The Ugly

The Ugly is ugly for a couple of reasons: it lacks personalization, and it's useless.

The closing paragraph of the status emails read:  "For updates as we work to resolve this issue, please visit your local Cox Facebook page or the customer forum on cox.com..." Ok, what does "local Cox Facebook page" mean? 

I searched "Cox Communications, Orange County" on Facebook, and six "local" pages popped up, not one of which was the right one or had any information about anything. Somehow I ended up finding "Cox Orange County," which is their official "local page." (By the way, that Facebook page has 5,344 followers; it's not a great vehicle for them to use to communicate to their masses when there's an issue.) Why not link me right to that Orange County Facebook page in the email? You know I'm an Orange County customer. 

Then there was the other option, the part of that sentence that said "... or the customer forum on cox.com...," with a link to the so-called forum. (Clearly, that is a misnomer.) Call it what you want, it's a road to nowhere that gives you nothing more than what is in the email. Here's what that page tells me...


What I expected to see on that page was meaningful, timestamped, daily (at least) status updates. This message is of no help. As a matter of fact, it sends you somewhere else for updates! So I clicked on the Cox.com/Support link, and I was taken to the landing page for their online support area. See the image below. At the top of the page is a statement boxed in red with an "alert" symbol.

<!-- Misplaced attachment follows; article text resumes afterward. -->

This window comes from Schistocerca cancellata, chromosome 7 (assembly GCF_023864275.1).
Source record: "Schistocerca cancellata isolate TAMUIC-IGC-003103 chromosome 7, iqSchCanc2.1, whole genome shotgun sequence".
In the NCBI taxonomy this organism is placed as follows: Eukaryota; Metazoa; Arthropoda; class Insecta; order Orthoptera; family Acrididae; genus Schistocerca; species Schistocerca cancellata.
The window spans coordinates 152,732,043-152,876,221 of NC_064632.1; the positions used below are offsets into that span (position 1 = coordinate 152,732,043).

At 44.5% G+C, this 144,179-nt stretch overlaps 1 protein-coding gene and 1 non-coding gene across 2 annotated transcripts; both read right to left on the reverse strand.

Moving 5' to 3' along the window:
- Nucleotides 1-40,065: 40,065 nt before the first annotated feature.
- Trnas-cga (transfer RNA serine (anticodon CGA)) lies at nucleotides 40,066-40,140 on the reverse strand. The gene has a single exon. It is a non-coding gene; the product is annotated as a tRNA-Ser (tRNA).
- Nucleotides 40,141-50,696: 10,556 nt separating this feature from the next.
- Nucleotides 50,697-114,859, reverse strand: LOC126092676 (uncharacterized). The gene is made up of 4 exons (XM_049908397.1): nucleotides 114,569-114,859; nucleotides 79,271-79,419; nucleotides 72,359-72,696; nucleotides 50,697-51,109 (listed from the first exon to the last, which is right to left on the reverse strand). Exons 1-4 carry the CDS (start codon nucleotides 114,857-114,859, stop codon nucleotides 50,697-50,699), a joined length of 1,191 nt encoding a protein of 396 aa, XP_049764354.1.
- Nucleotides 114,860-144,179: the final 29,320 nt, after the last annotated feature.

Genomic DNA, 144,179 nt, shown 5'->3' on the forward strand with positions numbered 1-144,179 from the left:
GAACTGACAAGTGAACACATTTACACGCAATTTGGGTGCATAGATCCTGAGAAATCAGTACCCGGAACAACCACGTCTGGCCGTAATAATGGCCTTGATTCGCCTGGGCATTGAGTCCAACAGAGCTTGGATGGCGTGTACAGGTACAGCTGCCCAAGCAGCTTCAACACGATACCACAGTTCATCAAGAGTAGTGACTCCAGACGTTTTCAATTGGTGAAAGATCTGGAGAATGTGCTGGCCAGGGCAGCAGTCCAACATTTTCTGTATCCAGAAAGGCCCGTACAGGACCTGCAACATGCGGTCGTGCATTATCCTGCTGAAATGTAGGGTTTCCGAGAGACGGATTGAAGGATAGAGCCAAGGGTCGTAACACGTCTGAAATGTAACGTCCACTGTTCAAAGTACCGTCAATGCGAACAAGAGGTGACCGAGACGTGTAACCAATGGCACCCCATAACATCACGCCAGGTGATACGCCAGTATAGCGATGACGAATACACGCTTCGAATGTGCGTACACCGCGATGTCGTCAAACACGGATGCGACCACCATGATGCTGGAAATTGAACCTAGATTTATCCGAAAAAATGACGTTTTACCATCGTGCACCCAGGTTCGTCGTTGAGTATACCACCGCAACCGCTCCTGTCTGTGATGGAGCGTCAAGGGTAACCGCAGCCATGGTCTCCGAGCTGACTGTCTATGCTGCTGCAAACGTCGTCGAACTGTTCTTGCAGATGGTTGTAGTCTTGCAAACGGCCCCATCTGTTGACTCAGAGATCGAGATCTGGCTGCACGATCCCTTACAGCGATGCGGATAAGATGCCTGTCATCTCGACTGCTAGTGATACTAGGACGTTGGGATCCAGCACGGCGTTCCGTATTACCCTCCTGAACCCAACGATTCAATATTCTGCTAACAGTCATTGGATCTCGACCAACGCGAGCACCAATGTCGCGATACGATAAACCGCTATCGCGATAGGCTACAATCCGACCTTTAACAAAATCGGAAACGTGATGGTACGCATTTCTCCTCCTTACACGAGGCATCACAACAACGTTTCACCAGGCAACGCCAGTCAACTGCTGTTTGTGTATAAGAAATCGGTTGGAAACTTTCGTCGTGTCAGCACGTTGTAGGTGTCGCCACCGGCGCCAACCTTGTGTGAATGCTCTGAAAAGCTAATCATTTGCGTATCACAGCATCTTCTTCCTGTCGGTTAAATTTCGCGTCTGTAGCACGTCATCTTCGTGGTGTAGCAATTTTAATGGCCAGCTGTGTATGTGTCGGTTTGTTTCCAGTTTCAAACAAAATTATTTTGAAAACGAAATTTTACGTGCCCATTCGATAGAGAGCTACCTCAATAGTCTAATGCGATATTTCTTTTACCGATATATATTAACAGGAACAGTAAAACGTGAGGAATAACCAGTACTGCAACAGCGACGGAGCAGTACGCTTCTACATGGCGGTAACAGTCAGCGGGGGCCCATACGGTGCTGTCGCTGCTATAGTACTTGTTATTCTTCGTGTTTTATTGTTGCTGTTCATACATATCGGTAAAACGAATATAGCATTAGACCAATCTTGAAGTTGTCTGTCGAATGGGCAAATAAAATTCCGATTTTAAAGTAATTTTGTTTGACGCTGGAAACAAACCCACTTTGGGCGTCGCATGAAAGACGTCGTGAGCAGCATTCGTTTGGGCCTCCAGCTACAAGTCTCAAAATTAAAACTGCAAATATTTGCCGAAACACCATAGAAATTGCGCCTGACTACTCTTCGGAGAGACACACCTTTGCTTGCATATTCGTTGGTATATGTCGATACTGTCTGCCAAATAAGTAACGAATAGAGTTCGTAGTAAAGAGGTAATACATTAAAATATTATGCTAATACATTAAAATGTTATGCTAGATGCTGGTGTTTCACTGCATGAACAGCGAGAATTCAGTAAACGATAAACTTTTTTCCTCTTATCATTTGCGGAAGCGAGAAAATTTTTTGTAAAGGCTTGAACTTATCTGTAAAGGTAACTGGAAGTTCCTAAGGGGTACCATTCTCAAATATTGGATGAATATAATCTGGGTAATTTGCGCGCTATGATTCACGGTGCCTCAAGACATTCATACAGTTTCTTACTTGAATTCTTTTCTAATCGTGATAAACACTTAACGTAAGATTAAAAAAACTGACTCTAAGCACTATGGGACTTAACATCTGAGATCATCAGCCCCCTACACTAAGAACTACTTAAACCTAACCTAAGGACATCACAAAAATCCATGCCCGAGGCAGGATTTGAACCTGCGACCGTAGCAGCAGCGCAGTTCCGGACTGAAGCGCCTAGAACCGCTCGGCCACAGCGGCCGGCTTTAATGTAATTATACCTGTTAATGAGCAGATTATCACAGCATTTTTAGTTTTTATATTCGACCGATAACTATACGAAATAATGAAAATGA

Wait, it gets better. See that link at the end of the paragraph? Want to guess where that takes you? Yea, back to the page where I just came from! The road to nowhere. A circular link to frustration. Ha!

Some of the lessons learned (and there are likely others) include:

1. Apologize, empathize, and be genuine
2. Personalize your communications
3. Communicate using a vehicle that your entire audience uses
4. Provide regular status updates
5. Don't send customers to your site for updates if there really are no updates
6. Don't make the the task of finding updates more painful than the issue itself
7. Make a peace offering (i.e., credit for cost of feature)
8. Minimize customer efforts for workarounds

Want to add any others? And am I being generous with a B- grade for this experience? Maybe. I'll let you decide.

Update: Once the issue was resolved (on 3/1), Cox continued to communicate with its customers to let them know they were monitoring the system to ensure that it remained working and stable. In the latest email (3/5), Cox let customers know that the credit had been bumped up from $7.99 to $25. ("I also know that even our most sincere apology may not be enough. In appreciation for your business, your patience and your loyalty during this time, we will increase the credit to your account from $7.99 to $25.00.") Nicely played.

Note: The Good, The Bad, and The Ugly images (c) 2008 - Zach Bellissimo.

2 comments:

  1. Annette, I think you're being overly generous. I was not affected by the vmail outage but did have a Cox pay-per-view issue last Sunday evening. When I called the recording said "Due to an unusually high call volume we are not accepting calls at this time". Now I know why the call volume was so high, the vmail issue. But there is no excuse for telling customers your not going to take their call.

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    1. Yup. I think because I haven't really been impacted as much as others likely are or could be, my grade is skewed positively. I know it would have been a different grade had I experienced what you did on top of that.